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Find Your Freelance Writing Niche – And Start Earning Online Today

Entering the right niche is the difference between finding success in any industry or finding yourself on the streets. We can’t stress enough the importance of finding your freelance writing niche and sticking to it to find success.

I asked over a hundred freelance writers how they found their writing niche. I took down notes, did some charts, and started to notice a pattern. In this step-by-step guide, you’ll find the results. 

While this isn’t a set guide to finding your freelance writing niche, it should help shed clarity on your life. 

Also, make sure to check out the ultimate guide to freelance writing where I compile everything I’ve learned over the past half-decade of digital marketing. 

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Specialization = Success

Let’s clear something out. 

The best thing that you can do for your freelancing career is to niche down. Specializing in an industry will help you stand out from your competition. A smaller, more specialized niche will make it easier to build your portfolio and convey your unique value proposition. 

Like many of you, I first started out as a general content writer. It wasn’t until I neared the end of my first year as a freelancer before I started niching down. 

I saw the immediate financial effect. 

From charging $10USD/hr to $30USD/hr in a day, I revised my portfolio to cater better to the finance and crypto niche. To niche down, I changed my cover letter, resume, and personal branding. In specialize

Step 1: What are you good at?

Take a step back and do a SWOT analysis of yourself and your skills. The best niche to enter is the one that you’re already in – one way or another. 

Everyone has transferable hard skills that could be applied to more than one career. Architects and Indoor Designers, for example, could very well write for lifestyle blogs. Data Scientists with an interest in Finance could create predictive models for stock movement. There are so many opportunities to transfer hard skills between careers – it’s only a matter of finding them. 

Photo by visuals on Unsplash

For those who don’t believe that they have any strength, in particular, don’t worry. Think about your hobbies and document your projects. You could just as easily build your portfolio from there. 

Step 2: What does the world need?

The niche you enter must be existing and solve a social, economic, or environmental problem. It needs to be valuable though “valuable” is subjective. Otherwise, how will you get paid to write?

The good news for you is that no matter what hobby or niche you choose, there will be a need for writers.

The question is: How large is the community around it?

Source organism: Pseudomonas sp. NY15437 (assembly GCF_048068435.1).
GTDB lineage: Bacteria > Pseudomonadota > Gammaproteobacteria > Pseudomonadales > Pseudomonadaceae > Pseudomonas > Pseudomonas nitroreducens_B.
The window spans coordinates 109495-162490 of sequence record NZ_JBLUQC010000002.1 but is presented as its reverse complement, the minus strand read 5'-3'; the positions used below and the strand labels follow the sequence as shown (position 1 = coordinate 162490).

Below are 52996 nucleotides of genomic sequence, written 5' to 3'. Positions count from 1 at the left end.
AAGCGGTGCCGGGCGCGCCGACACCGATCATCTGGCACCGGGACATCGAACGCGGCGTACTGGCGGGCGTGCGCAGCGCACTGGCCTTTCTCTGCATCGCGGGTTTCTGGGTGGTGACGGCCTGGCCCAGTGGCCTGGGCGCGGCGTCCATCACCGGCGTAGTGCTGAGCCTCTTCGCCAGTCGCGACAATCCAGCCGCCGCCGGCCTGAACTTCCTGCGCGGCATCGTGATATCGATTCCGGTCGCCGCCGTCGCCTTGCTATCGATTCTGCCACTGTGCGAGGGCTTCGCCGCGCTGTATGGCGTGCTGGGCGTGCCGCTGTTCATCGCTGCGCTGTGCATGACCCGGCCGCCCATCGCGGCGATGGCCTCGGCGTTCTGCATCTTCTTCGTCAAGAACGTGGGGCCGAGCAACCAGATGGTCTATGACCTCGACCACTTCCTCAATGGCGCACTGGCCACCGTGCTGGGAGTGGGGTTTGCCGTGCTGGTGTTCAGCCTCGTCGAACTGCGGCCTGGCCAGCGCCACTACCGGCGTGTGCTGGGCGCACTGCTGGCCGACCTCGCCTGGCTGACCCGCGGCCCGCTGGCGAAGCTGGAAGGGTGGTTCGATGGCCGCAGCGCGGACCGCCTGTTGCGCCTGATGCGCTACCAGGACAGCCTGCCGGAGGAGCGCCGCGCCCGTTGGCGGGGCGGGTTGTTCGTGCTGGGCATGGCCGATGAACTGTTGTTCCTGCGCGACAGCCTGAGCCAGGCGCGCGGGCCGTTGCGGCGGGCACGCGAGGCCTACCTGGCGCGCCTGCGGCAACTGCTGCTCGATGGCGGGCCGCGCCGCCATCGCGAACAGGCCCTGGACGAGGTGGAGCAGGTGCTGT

When searching for your niche, make sure that you’re capable of providing something of value to the world. Make sure it’s interesting enough for others to want to look through it and make sure it’s factual enough to be used as statistics.

“Does it provide value to humanity?” is the perfect question to assess your commitment and belief toward your niche.

Step 3: What will earn you money?

This third question asks if you can make a good living from this line of work. Is there enough of a community backing it to allow you to make a living from this niche? How hard will it be to monetize your work?

Poetry, gaming, and humor, for example, are notoriously difficult niches to monetize. So while these may be of great interest to you, this does not necessarily mean that you can get paid for them. 

Whether or not you may get paid for your work depends on how much traffic a site could generate. So make sure that there exists a community of people already searching for the topics you’re looking to write about. 

Photo by Alexander Mils

Step 4: What will your network allow?

After you’ve answered and established the first three questions, it’s time to find your first client. This can be bolstered simply by asking around your network to find any available jobs, especially in highly competitive niches like Data Science and Finance. 

This circles back to what we mentioned in the first question. Your network is one of your strengths. You can easily leverage the people in your life and provide mutual value to jumpstart your freelance writing career. 

We talked about how you can leverage and find work through your network in our other article so make sure to check that out if you’re interested.

Step 5: Get To Work

Undoubtedly the most important step is to just get started. The success of any individual freelancer is dependent on their professional branding. 

And how can you build a positive business reputation if you don’t have anything to show? How can you build your portfolio or network as a writer if you never get started?

Just get started. Worry about the details later. 

Photo by Tim Gouw

On Finding Your Freelance Writing Niche

The niche you’ll end up choosing is personal. Don’t let individuals or financial factors determine your niche. Ensure that what you do creates value for others, builds on your skills, and pays you well. 

In doing so, you’ll find your niche. If you’re into psychology, you’ll find that many of these questions follow the framework laid down by Ikigai. Many of these principles and questions are applicable to other careers – so take what you will.

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